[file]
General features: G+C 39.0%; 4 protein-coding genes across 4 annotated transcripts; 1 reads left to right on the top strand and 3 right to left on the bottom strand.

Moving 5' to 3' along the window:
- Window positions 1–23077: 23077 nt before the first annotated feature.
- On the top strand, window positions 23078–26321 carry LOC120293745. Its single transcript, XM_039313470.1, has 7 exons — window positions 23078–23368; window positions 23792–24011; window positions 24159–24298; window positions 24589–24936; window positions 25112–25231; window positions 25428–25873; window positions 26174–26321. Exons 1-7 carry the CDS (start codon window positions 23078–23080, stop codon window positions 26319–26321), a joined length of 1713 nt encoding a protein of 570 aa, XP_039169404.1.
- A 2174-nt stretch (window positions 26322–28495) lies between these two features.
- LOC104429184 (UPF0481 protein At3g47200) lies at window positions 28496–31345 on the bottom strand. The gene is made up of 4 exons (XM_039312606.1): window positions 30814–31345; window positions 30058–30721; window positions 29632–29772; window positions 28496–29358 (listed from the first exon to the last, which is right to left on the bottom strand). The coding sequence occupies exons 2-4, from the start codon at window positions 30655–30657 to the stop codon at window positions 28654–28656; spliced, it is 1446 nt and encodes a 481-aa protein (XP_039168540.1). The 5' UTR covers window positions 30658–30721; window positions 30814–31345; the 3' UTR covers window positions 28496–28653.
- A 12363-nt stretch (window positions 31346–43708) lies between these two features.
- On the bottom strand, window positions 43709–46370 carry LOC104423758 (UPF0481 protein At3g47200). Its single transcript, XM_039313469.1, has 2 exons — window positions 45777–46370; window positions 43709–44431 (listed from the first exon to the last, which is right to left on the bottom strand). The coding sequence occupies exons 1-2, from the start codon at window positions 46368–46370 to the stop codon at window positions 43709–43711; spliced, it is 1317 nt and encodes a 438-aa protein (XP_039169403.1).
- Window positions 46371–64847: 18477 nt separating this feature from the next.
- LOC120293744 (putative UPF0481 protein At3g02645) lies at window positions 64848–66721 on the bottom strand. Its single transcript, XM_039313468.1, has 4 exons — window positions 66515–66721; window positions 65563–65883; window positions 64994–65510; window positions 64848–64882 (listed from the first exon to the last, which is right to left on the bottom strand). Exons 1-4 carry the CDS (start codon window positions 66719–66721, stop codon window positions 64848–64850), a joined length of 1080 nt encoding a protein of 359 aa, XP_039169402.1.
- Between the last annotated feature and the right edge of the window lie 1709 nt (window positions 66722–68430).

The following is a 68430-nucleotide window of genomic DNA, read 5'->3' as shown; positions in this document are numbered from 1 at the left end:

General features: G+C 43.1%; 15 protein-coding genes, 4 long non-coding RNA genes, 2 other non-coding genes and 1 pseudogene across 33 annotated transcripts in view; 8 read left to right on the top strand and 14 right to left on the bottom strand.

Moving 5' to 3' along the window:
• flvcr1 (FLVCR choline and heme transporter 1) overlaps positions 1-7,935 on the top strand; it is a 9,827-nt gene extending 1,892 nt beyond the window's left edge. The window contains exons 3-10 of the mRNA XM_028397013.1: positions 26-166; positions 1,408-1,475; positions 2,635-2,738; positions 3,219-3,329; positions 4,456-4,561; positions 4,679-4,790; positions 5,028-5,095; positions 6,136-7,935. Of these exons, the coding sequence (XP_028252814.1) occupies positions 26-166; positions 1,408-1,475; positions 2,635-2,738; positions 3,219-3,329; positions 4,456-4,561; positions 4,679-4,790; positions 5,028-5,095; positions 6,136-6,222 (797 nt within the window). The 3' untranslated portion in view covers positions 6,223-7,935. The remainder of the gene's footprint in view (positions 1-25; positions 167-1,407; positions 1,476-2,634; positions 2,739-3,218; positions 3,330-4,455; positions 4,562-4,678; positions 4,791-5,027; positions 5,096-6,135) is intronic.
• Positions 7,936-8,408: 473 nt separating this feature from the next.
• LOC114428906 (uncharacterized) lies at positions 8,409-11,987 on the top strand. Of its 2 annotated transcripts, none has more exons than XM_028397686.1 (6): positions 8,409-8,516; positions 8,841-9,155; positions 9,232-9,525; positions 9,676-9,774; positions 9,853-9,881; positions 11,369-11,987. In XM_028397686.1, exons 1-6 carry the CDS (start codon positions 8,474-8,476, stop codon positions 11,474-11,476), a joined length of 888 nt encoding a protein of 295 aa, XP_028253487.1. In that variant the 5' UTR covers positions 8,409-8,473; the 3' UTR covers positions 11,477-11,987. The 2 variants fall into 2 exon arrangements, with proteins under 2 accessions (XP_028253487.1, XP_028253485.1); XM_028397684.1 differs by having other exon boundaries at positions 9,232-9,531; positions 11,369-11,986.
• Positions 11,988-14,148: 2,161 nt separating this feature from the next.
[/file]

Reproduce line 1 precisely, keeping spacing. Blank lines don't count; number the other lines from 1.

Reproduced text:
General features: G+C 39.0%; 4 protein-coding genes across 4 annotated transcripts; 1 reads left to right on the top strand and 3 right to left on the bottom strand.